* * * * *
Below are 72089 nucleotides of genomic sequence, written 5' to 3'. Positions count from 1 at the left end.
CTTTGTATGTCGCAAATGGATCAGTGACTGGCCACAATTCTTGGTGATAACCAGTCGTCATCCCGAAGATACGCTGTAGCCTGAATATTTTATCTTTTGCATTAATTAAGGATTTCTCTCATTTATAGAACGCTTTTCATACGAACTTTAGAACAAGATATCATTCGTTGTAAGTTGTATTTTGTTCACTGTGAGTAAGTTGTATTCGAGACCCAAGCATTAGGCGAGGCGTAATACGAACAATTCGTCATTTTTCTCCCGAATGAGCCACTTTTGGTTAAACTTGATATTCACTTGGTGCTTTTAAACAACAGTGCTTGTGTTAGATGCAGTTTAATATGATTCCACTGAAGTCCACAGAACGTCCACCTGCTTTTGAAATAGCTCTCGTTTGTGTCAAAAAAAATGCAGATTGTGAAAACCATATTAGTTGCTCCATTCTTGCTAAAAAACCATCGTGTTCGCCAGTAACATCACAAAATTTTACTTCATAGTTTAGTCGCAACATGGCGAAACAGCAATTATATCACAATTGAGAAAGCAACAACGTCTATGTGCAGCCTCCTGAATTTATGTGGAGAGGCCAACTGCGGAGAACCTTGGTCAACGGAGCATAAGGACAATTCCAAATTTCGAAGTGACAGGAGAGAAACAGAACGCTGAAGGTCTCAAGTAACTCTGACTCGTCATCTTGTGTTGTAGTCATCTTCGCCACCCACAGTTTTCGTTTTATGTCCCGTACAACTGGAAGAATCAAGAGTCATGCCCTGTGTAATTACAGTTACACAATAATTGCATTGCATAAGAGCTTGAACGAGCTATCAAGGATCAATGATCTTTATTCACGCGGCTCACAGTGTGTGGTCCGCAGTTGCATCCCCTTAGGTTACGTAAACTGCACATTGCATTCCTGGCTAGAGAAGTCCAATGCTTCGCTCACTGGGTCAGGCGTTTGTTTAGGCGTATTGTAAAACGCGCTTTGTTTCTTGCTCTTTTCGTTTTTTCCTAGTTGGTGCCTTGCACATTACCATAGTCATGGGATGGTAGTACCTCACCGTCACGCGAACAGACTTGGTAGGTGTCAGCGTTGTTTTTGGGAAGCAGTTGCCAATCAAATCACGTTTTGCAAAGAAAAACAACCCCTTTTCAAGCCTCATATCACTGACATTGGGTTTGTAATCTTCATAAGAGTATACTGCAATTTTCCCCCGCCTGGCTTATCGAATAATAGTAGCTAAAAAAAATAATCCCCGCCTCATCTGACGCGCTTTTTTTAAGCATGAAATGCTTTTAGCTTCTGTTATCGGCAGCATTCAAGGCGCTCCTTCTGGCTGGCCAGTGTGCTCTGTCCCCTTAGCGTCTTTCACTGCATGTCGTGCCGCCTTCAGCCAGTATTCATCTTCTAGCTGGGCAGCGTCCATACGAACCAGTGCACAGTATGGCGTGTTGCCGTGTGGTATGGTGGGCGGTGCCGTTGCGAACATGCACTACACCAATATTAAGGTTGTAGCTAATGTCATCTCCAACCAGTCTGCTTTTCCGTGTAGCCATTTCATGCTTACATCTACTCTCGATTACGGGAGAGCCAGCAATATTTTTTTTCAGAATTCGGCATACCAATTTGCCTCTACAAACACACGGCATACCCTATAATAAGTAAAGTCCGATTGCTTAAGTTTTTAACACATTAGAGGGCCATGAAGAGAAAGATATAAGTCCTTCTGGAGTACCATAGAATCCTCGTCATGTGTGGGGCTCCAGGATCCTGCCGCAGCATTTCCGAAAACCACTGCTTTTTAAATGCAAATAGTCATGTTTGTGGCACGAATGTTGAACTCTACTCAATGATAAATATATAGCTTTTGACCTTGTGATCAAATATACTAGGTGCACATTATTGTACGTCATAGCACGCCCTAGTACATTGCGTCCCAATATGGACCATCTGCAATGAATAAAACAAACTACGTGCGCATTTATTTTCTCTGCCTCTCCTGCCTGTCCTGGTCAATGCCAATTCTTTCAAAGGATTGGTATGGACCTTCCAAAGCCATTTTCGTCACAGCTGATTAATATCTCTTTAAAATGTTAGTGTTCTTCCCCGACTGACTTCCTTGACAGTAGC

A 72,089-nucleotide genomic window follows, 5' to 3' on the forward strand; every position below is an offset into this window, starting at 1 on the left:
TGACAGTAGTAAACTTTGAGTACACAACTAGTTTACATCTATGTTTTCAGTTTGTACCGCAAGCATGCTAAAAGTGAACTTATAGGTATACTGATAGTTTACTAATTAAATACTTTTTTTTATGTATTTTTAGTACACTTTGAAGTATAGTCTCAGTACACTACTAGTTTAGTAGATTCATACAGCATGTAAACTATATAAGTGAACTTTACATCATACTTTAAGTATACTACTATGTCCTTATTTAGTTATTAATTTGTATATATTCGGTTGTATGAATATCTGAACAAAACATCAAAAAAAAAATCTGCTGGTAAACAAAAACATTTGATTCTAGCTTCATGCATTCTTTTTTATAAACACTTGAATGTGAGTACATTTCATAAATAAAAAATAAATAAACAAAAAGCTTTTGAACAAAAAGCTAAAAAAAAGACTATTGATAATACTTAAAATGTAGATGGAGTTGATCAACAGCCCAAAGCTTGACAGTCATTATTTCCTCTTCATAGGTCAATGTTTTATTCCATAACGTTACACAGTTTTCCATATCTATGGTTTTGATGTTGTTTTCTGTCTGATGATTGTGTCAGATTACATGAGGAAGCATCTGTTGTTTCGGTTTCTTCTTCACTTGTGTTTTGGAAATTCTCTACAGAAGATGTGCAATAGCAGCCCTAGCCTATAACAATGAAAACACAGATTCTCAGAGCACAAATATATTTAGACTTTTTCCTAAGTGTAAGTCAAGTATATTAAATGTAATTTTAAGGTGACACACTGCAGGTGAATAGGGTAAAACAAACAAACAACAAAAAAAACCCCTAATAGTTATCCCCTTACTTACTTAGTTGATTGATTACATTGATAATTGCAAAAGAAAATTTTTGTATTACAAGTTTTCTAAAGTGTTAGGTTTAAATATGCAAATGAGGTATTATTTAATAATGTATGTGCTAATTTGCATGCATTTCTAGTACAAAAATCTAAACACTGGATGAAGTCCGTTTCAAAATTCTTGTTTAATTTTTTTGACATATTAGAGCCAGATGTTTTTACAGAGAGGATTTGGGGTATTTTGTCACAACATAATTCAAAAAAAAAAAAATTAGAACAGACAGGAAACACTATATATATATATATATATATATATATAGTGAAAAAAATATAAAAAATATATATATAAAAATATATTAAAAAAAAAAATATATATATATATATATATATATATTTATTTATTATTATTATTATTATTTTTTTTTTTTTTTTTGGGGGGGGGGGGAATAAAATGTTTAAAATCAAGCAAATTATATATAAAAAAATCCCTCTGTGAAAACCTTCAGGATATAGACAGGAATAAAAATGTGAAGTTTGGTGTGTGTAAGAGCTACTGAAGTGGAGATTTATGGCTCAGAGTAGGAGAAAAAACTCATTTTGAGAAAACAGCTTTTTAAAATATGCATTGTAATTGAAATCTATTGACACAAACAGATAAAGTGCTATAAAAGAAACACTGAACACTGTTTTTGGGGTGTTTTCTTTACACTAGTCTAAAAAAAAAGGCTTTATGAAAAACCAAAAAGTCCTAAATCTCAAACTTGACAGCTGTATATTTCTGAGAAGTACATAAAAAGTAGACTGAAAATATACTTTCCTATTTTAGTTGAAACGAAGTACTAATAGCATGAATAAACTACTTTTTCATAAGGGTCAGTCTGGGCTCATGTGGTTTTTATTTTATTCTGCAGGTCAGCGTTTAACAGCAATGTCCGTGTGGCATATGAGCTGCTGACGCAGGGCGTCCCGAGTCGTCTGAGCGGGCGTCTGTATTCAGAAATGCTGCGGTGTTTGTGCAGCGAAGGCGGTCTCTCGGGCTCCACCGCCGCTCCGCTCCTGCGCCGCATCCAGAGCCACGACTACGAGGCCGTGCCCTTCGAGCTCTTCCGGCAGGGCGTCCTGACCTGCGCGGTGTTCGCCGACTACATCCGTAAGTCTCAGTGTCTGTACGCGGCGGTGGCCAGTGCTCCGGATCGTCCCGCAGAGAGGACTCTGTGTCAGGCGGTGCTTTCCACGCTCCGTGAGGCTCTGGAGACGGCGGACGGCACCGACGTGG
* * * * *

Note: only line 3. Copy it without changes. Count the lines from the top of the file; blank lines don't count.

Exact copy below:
A 72,089-nucleotide genomic window follows, 5' to 3' on the forward strand; every position below is an offset into this window, starting at 1 on the left: